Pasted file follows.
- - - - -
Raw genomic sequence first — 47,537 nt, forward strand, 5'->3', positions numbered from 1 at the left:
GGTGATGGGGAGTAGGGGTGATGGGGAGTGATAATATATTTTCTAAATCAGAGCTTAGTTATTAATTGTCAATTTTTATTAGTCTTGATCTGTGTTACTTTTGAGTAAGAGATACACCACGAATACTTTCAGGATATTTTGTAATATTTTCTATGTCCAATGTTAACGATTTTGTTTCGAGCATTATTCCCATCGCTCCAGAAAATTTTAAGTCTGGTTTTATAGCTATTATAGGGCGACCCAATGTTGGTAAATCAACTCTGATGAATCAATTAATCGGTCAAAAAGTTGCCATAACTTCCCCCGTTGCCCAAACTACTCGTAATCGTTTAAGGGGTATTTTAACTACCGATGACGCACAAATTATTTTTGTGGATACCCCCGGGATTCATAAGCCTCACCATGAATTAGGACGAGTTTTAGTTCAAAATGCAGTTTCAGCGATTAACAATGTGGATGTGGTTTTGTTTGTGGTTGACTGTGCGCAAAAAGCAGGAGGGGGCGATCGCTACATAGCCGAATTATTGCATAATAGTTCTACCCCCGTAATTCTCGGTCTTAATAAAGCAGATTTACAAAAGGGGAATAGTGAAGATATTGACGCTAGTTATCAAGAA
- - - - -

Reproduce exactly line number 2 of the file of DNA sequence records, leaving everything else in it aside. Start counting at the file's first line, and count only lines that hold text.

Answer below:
GGTGATGGGGAGTAGGGGTGATGGGGAGTGATAATATATTTTCTAAATCAGAGCTTAGTTATTAATTGTCAATTTTTATTAGTCTTGATCTGTGTTACTTTTGAGTAAGAGATACACCACGAATACTTTCAGGATATTTTGTAATATTTTCTATGTCCAATGTTAACGATTTTGTTTCGAGCATTATTCCCATCGCTCCAGAAAATTTTAAGTCTGGTTTTATAGCTATTATAGGGCGACCCAATGTTGGTAAATCAACTCTGATGAATCAATTAATCGGTCAAAAAGTTGCCATAACTTCCCCCGTTGCCCAAACTACTCGTAATCGTTTAAGGGGTATTTTAACTACCGATGACGCACAAATTATTTTTGTGGATACCCCCGGGATTCATAAGCCTCACCATGAATTAGGACGAGTTTTAGTTCAAAATGCAGTTTCAGCGATTAACAATGTGGATGTGGTTTTGTTTGTGGTTGACTGTGCGCAAAAAGCAGGAGGGGGCGATCGCTACATAGCCGAATTATTGCATAATAGTTCTACCCCCGTAATTCTCGGTCTTAATAAAGCAGATTTACAAAAGGGGAATAGTGAAGATATTGACGCTAGTTATCAAGAA